Odd, that MGM should have undertaken a lavishly appointed screen adaptation of The Three Musketeers (1948) barely a decade after 2oth Century-Fox’s superb B&W spectacle of 1938, co-starring The Ritz Brothers. Not that director, George Sidney’s sumptuously mounted remake - in glorious Technicolor no less - was unworthy of the effort. On the contrary, with a roguishly handsome Gene Kelly as D’Artagnan, Lana Turner, oozing sinful sex appeal as the deliciously devious, flaxen-haired Charlotte - the Lady de Winter, June Allyson, above it all as the virginally obtuse, Constance Bonacieux, and Vincent Price, a thoroughly wicked Cardinal Richelieu, this adaptation of the famed Alexander Dumas swashbuckler was every bit as lusty, playful and exquisitely staged as its predecessor; in some ways, more so. As Metro always did in its grand days, it threw enough kilowatt stardust at the screen to stifle a supernova; Angela Lansbury, as the Queen, Frank Morgan, a thoroughly loveable King Louis XIII, Van Heflin as Athos, the intellectual amongst freedom fighters, and, Gig Young and Robert Coote; stars ascending, if never to reach the upper echelons, as Porthos and Aramis respectively.
Apart from being a pugnacious mogul, Louis B. Mayer knew his business inside and out; arguably, audience’s tastes much better still; the post-war generation’s verve for valiant heroes, despicable villains and hot-blooded women – both virtuous and viperous – cavorting with enough nimble brio to set cash registers ringing; updating the time-honored paeans of Dumas’ tongue-in-cheek adventurist spirit with just enough of that ancient flowering in golden age Hollywood razzamatazz to allow its nostalgia - all high-spirits and marvelously staged set pieces – and the treacle its proper place within an actioner’s pantheon. Even better, Mayer had assigned the prolific, Robert Ardrey to write the screenplay, Herbert Stothart to compose the score, and cinematographer extraordinaire, Robert H. Planck to lens this happy affair – cobbled together on back lot facades, the occasional location shoot at Santa Monica beach, and, sound stage sets held over from Irving Thalberg’s monumental acquisitions on Marie Antoinette (1938). Quite simply, The Three Musketeers could not miss – and didn’t – at $4,124,000 in domestic grosses, one of MGM’s brightest moneymakers, not only of the year, but the entire decade.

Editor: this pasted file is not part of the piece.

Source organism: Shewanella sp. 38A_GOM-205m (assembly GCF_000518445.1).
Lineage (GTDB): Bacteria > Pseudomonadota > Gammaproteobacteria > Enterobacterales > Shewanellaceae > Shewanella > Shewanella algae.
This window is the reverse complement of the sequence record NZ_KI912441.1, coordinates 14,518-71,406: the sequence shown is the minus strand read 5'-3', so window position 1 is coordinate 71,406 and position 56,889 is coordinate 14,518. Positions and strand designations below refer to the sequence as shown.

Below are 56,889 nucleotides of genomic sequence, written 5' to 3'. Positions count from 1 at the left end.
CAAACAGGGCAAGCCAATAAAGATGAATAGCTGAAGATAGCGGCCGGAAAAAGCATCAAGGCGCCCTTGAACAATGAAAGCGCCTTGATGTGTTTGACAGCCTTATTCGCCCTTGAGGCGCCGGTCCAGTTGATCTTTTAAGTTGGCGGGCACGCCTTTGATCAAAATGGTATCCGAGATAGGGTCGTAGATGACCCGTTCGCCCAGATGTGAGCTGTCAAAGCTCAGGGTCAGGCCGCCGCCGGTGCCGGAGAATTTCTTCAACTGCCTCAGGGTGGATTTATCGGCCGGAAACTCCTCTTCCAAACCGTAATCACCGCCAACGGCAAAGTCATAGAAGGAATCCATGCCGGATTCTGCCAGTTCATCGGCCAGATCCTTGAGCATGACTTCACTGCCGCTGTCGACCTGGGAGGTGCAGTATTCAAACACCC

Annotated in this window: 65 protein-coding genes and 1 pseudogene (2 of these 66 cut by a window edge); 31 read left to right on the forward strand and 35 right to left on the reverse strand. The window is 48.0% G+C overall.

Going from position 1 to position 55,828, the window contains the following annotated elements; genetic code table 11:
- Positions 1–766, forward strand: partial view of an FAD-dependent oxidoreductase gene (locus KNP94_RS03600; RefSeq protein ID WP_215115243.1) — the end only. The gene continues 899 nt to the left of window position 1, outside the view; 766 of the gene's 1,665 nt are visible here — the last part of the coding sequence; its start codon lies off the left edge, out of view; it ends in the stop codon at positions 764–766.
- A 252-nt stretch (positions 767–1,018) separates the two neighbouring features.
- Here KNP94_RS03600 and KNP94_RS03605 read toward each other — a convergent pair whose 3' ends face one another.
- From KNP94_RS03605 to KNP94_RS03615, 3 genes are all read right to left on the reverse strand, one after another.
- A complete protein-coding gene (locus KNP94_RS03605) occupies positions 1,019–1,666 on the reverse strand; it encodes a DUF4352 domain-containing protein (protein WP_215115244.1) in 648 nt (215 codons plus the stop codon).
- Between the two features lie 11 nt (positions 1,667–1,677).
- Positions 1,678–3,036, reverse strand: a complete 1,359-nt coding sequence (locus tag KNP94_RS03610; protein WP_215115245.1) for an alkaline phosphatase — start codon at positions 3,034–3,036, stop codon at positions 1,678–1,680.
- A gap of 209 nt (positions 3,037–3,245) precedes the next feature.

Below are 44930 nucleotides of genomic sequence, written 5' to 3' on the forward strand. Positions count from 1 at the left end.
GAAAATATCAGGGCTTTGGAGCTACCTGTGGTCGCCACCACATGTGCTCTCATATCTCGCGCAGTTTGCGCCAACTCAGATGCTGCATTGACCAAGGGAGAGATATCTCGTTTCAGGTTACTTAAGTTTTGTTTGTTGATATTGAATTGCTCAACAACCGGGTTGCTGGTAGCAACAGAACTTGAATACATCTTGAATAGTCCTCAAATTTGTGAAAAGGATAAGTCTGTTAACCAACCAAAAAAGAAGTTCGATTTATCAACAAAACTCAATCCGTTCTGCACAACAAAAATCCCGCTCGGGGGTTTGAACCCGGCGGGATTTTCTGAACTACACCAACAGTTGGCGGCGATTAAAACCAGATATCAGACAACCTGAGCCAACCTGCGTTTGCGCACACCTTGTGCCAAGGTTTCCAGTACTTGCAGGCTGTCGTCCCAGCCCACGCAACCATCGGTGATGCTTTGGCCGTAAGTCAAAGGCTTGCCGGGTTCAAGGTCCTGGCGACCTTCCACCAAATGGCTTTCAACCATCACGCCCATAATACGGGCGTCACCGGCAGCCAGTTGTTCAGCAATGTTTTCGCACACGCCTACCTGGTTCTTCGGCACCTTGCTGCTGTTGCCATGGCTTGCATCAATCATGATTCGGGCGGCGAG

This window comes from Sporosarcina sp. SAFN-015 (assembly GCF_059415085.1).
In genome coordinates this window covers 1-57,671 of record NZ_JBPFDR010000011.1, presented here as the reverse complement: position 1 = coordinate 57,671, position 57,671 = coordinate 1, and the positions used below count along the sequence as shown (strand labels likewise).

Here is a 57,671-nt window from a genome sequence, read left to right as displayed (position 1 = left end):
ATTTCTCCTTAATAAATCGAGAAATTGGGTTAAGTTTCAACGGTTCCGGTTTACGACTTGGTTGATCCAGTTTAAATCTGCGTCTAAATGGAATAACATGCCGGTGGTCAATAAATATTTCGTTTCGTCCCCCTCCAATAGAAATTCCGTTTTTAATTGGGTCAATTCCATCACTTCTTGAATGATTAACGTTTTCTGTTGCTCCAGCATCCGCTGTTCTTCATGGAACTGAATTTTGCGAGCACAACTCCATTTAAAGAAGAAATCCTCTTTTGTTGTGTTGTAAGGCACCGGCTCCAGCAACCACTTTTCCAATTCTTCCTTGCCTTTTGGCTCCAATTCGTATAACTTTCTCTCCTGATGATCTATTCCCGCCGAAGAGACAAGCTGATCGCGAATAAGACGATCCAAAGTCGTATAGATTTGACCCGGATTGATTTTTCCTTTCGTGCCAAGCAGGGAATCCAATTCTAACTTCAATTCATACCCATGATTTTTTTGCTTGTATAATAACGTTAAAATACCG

At its zenith, Metro could display such stifling eccentricities as these with wild abandonment and a certain unapologetic lack of authenticity. None of the actors carry off their roles with anything even remotely resembling an authentic ‘French’ accent (Kelly’s boyish rascal, more sexy pirate/comedian than sword-slashing seducer). Miraculously, this disconnect is virtually unnoticed – at least, for long stretches of time, allowing the audience to slip into the ether of suspended disbelief with narrowly a thought for remaining anything less than thoroughly and pleasantly entertained by these jaw-dropping gorgeous and ridiculously out of step accoutrements. Mayer’s version of entertainment may have been coming to an end by 1948 – in point of fact, MGM was experiencing something a downturn in its profitability at war’s end (the beginning of the end for its one-time untouchable supremacy, as it turned out) - but there was little to doubt The Three Musketeers as exactly the sort of gargantuan spectacle, a la the blessings of the late Irving Thalberg would have judiciously approved, and, the likes of which virtually no other studio in Hollywood dared to rival without a few sweaty palms in the executive front offices. Interestingly, costume epics had fallen out of favor with the war; a genre Metro reviled in and almost single-handedly kept alive as they had done a decade earlier with the screen operetta (soon – if briefly – to be revived yet again in the fabulous fifties, and, in Cinemascope with stereophonic sound!).